A state Senate committee has advanced a bill that would exempt Alaska from daylight saving time.
The bill, from Sen. Anna MacKinnon, moved from the Senate State Affairs Committee on Tuesday.
It would exempt Alaska from the annual time change beginning in 2017. That means Alaska would be five hours behind the East Coast, instead of four hours behind, from about March to November.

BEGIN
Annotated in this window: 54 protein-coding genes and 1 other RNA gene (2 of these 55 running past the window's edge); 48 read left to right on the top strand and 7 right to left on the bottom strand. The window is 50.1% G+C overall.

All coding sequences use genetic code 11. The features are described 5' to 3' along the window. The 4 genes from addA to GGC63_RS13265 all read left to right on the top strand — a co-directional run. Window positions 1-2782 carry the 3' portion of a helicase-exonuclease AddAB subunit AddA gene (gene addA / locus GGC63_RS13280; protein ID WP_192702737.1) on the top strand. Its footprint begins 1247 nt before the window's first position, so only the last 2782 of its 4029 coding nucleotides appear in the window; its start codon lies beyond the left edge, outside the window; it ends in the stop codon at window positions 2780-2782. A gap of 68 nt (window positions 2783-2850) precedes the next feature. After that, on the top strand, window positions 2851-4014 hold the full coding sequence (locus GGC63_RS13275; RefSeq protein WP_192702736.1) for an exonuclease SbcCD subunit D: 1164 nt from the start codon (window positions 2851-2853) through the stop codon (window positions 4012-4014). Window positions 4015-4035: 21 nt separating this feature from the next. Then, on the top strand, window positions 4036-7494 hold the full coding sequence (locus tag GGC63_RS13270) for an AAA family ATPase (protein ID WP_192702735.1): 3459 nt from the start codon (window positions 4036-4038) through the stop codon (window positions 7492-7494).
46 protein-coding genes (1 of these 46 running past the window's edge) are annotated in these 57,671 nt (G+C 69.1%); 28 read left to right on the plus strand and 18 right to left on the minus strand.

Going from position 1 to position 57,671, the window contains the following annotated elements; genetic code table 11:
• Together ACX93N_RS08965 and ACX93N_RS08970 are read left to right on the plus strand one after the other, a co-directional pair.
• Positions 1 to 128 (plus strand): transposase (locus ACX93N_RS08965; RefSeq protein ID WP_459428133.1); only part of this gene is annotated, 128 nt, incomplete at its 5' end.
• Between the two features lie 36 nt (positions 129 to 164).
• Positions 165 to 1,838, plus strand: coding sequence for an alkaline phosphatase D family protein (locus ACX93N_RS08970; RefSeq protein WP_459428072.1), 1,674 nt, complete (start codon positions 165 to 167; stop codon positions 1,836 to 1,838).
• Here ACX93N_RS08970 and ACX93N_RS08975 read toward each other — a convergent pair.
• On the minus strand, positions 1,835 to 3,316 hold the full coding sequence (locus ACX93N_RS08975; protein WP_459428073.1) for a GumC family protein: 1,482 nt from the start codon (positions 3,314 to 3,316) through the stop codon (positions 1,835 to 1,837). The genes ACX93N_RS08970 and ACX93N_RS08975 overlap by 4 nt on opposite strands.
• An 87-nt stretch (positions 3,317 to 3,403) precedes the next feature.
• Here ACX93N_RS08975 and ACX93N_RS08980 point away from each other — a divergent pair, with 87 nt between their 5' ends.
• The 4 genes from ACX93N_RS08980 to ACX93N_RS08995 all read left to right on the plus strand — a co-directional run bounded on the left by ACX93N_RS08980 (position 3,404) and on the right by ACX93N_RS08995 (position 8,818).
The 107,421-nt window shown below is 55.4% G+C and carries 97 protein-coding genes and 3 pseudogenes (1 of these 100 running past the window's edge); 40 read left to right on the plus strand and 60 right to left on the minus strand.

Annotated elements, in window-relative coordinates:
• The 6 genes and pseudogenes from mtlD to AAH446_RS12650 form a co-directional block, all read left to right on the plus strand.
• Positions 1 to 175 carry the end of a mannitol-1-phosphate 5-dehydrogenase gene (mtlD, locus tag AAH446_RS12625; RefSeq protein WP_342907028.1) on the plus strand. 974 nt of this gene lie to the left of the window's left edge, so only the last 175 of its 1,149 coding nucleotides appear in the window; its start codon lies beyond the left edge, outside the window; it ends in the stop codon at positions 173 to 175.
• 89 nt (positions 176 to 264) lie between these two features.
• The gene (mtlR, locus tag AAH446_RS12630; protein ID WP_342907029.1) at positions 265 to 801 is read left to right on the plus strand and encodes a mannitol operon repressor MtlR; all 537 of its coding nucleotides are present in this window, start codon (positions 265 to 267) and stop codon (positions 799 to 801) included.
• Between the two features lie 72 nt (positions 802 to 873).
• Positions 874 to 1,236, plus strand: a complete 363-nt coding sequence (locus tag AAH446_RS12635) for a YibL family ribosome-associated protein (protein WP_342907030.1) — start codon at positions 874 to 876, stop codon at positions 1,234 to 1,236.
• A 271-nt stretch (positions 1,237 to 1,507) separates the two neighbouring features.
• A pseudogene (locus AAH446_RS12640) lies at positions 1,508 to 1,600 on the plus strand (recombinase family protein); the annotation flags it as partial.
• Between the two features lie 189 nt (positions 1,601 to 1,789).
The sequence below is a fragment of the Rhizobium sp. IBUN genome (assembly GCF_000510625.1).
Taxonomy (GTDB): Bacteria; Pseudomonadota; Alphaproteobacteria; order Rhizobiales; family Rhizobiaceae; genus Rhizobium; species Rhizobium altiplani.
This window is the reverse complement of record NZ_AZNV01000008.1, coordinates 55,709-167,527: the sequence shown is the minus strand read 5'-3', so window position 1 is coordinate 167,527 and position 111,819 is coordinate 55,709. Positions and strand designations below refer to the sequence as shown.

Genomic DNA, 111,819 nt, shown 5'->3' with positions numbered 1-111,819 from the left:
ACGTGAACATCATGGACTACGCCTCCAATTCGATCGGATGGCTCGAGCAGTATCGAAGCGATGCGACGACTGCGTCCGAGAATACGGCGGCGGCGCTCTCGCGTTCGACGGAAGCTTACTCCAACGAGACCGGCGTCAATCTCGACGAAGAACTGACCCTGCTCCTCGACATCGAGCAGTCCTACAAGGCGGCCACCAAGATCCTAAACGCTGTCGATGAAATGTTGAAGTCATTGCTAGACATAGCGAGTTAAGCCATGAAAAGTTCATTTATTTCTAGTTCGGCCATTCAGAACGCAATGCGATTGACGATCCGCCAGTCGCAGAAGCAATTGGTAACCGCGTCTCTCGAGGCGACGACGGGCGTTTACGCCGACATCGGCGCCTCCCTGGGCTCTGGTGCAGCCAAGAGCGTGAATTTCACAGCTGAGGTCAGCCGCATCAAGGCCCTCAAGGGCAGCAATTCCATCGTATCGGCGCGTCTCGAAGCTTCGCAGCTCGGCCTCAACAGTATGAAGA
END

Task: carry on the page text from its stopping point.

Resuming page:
MacKinnon told the committee that there are health impacts associated with changing the clocks each spring and fall, and she wants to help Alaskans avoid those. Those include increased rates of heart attacks, suicide and traffic accidents in the spring, she said.
Under the Uniform Time Act, the state has the authority to exempt itself from daylight saving time, but not to change time zones entirely.